Academic journal article Cartography and Geographic Information Science

Scale, Sinuosity, and Point Selection in Digital Line Generalization

Academic journal article Cartography and Geographic Information Science

Scale, Sinuosity, and Point Selection in Digital Line Generalization

Article excerpt

Introduction

On paper maps, lines usually have beginnings, ends, widths and flow from place to place as continua, turning occasional corners. In digital maps, lines have beginnings and ends but not widths, and are sequences of dimensionless points, each of which has little intrinsic importance, possibly representing nothing in particular. Digital cartography has, however, instilled in its practitioners a sense that such points really do exist, and that their importance can be quantified and classified. Perhaps that is why--seen from other perspectives--the literature on map generalization often seems to make much ado about nothing, or almost nothing. This paper attempts to sort through some assumptions found in the literature on line generalization, and then to empirically test them to see how useful they are.

We begin with some observations regarding the primary impetus for generalization, changing map scale. Given the pervasiveness of this activity there is surprisingly little reference to scale in the automated generalization literature. Most of what is found derives from a misinterpretation of Topfer's (1974) work, still the standard in the field. We then examine the concept of characteristic points, seen in the literature as describing major inflections along a feature that contribute more overall shape information than most locations do. The notion comes to cartography from the work of psychologist Attneave via Douglas, Poiker, Buttenfield and others, including computer vision researchers. This line of thought makes the assumption that the identities of the points are knowable only after analyzing an entire feature as a whole. Furthermore it has been assumed--based on relatively slim evidence--that having identified the most significant points on a feature, they should be preferred to other points in the process of simplifying its shape for generalization purposes.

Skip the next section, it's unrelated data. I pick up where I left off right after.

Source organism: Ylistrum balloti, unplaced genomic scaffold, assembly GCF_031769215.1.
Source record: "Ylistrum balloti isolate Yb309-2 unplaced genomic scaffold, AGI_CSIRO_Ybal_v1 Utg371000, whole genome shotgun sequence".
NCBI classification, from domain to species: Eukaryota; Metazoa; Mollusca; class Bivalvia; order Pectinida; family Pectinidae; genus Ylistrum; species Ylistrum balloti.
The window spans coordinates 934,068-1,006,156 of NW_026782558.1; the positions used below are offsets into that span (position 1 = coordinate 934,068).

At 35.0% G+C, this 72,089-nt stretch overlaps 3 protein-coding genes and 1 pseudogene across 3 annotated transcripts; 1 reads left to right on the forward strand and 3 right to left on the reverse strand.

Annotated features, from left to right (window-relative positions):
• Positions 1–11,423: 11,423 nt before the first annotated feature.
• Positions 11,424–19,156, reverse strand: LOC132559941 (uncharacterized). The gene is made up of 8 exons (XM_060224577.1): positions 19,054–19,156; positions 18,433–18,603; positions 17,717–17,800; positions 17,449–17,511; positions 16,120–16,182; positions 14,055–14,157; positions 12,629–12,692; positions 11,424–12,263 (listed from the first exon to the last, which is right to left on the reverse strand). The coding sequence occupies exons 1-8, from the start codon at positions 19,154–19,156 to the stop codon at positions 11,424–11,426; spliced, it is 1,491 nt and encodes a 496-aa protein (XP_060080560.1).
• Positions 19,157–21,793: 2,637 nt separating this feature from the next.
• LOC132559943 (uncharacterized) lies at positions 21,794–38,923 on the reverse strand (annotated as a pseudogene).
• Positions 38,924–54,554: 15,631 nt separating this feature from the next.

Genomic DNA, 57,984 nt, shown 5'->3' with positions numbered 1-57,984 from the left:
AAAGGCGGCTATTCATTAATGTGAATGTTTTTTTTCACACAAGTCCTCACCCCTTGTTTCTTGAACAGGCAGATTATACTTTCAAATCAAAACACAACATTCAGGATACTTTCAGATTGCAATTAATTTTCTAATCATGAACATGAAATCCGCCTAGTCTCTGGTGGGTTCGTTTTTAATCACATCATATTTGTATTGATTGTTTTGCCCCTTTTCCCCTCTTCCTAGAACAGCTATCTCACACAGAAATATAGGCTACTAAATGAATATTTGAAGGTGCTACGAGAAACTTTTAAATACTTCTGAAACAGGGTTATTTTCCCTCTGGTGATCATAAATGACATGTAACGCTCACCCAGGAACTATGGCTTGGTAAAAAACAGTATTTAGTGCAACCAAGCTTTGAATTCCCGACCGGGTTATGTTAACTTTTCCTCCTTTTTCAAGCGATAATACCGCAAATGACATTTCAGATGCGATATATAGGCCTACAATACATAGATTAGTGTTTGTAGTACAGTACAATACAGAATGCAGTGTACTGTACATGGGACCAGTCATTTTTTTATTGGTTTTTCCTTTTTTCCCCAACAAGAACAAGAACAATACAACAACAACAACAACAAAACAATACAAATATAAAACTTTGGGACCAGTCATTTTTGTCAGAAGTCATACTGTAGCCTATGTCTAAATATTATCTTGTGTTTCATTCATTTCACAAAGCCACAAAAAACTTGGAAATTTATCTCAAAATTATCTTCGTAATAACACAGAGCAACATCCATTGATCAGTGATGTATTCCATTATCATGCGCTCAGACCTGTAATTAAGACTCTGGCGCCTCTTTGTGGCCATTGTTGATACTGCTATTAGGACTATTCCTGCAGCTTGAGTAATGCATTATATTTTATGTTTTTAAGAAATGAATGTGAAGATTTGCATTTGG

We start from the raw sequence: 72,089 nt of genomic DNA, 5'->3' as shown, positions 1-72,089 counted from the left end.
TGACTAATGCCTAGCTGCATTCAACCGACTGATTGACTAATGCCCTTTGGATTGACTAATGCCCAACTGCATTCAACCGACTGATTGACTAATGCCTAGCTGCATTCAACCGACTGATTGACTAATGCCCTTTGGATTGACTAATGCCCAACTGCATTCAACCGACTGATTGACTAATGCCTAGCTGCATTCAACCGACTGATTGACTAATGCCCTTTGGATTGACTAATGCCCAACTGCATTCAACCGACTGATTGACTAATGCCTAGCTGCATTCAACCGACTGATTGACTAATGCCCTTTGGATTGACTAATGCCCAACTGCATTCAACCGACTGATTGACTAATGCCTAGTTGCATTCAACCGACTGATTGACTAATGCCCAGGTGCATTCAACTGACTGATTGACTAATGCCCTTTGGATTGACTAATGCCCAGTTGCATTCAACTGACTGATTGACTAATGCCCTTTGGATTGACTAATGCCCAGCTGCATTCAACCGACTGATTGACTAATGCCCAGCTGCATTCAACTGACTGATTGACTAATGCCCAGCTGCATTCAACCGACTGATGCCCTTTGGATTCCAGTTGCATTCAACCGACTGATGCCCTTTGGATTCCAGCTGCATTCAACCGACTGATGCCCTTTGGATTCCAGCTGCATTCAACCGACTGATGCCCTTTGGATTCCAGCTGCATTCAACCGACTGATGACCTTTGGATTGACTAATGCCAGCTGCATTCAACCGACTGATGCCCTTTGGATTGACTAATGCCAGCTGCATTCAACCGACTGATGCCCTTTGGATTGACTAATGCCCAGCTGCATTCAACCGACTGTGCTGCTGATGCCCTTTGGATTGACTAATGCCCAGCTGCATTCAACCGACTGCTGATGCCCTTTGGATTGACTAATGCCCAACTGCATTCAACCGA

To test these notions, we present evidence that selecting characteristic points chosen for their global importance may produce less than optimal results in simplifying map features, compared to other point selection strategies. We then show how adding local intelligence to cartographic data and processing it using local, contextual generalization methods can be helpful. While such techniques impose added burdens of complexity for computation and control, this price is probably inevitable if automated generalization is to become truly feasible for interactive and hardcopy mapping.

Map Generalization and Map Scale

Generalization is not simply making little things look like big things. Children are proportioned differently than adults, and map features at small scales should not slavishly mimic their shapes at large scales. In addition, contextual factors may also influence shape representation, such that simplifying features can require more than merely removing vertices; sometimes entire shapes (such as a meander or a switch back) should be deleted at a certain scale (Plazanet et al. 1995; Wang and Muller 1998). In other instances, entire features (points, polylines, polygons or sets of them) will need to be transformed or eliminated. But long before it vanishes, a feature will tend to lose much of its character as a consequence of being reduced. This needs to occur in a sensible way; as the following sections describe, commonly used numerical criteria for evaluating solutions do not necessarily provide useful guidance, in part because they do not reflect the imperatives of map scale, in part because they are too global, and because the geometric properties they preserve may be undesirable.

Articles describing techniques for map generalization frequently observe that their application should always be tempered by the scale and purpose of the map being produced (McMaster and Shea 1992). To these considerations some authors also add constraints based on the display medium and its resolution (McMaster 1987). …

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